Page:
Divine Figurines

The Hindu pantheon of gods and goddesses represent the wide variety of forms the divine manifests itself. The pantheon is a culmination of a long tradition and synthesis of integrating beliefs of newer cultures with older ones. Idol making is an art form practiced by Indians since gods and goddesses have been part of their lives.  

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The Hindu tradition is an ancient one and that has evolved over ages. The gods and goddesses of the Hindus also represent this change. Early Indians believed in natural powers of nature and Mother Earth was important for the agrarian societies. Over the ages there was a shift and gods in the skies took over the pantheon and the mother goddesses became consorts and wives of the male gods, yet retained many of their powers. Durga, a form or Rupa of Parvati, the consort of the god Shiva, is known for the powers bestowed upon her by 10 different gods to defeat a pompous semi-god who had earned the boon of not dying at the hands of any male god, and then started spreading terror among all. He had forgotten that a woman could destroy him and Durga defeats him in a long battle. She is a source of power but she is also a benevolent mother who takes cares of her devotees.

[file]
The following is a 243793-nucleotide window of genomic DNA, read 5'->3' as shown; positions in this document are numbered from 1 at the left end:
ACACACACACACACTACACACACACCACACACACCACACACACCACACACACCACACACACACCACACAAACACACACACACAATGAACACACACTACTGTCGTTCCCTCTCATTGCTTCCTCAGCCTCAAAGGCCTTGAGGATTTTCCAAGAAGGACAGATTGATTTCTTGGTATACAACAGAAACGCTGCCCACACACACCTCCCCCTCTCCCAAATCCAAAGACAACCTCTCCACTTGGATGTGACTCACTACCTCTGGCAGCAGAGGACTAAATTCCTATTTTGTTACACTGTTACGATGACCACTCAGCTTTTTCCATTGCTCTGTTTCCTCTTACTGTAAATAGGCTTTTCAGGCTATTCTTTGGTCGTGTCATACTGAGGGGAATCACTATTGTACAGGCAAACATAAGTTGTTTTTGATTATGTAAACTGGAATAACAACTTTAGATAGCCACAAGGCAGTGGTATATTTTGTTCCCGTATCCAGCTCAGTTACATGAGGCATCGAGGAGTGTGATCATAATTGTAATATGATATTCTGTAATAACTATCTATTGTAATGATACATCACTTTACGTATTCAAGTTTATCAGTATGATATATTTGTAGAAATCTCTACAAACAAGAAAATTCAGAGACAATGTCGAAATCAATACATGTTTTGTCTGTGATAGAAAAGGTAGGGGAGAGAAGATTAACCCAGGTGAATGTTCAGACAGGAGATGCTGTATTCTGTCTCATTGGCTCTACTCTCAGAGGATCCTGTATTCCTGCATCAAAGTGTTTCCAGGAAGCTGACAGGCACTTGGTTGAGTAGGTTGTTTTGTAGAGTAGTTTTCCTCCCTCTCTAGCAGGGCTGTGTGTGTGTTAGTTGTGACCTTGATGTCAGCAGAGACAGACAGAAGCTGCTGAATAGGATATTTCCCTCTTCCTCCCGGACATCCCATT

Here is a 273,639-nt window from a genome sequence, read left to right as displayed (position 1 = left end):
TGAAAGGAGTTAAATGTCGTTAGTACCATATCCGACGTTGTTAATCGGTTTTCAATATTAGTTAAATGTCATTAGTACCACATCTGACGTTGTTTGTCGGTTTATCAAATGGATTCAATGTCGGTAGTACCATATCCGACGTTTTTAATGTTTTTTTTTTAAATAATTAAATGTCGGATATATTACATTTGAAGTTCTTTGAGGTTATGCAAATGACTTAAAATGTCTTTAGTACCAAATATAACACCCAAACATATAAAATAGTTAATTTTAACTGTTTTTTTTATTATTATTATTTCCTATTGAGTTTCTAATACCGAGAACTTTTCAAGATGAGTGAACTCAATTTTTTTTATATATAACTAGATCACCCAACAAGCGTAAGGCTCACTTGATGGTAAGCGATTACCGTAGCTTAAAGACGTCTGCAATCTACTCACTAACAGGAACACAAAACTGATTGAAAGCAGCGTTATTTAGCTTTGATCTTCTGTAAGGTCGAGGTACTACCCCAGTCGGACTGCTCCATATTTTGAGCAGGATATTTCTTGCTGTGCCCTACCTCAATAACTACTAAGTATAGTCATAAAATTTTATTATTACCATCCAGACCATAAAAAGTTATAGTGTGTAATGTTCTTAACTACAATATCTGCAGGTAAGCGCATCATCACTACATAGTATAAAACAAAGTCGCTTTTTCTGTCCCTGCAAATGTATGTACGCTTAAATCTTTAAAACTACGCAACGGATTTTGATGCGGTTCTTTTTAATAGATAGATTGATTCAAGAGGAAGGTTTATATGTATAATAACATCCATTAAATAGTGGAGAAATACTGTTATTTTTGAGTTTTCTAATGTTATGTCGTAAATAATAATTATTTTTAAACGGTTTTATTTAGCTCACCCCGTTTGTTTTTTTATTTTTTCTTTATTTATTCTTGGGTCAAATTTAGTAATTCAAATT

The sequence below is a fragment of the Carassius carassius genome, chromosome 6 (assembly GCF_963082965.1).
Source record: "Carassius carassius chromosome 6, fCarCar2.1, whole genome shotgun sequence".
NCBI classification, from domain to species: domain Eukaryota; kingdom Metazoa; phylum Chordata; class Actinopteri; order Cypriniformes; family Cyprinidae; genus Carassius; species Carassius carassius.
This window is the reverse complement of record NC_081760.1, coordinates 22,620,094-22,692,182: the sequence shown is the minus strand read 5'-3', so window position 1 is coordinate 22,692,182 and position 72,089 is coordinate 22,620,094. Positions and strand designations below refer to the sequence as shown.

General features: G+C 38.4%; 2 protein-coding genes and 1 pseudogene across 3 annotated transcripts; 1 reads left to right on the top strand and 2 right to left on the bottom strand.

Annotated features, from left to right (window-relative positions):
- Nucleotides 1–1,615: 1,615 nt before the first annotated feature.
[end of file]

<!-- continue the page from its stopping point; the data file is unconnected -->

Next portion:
Ganesh, is considered the son of Shiva and Durga (also known as Parvati and Sati), who lost his head when this father, under a curse, looked at him. The curse was lifted to comfort the grieving mother's pleas. It was agreed that an animal head could be used to replace the human head, and thus a search began. The elephant was the first animal found, and thus Ganesh ended up having an elephant head. Despite his pot-bellied lovable depiction, he is considered a wise god. He has the privilege of being prayed to first, before other gods. He is considered the one to remove obstacles. He is also the scribe of the Indian epic tale of Mahabharata, by Ved Vyasa.


Saraswati, the goddess of learning, music, and arts is the daughter of the god Brahma, the creator of the universe. Saraswati is not a wife or consort of any other male god, rather she devotes her life to learning and music, and blesses those who have similar goals in life. She is depicted usually in all white, playing the string instrument Veena, and seated on her ride, a swan.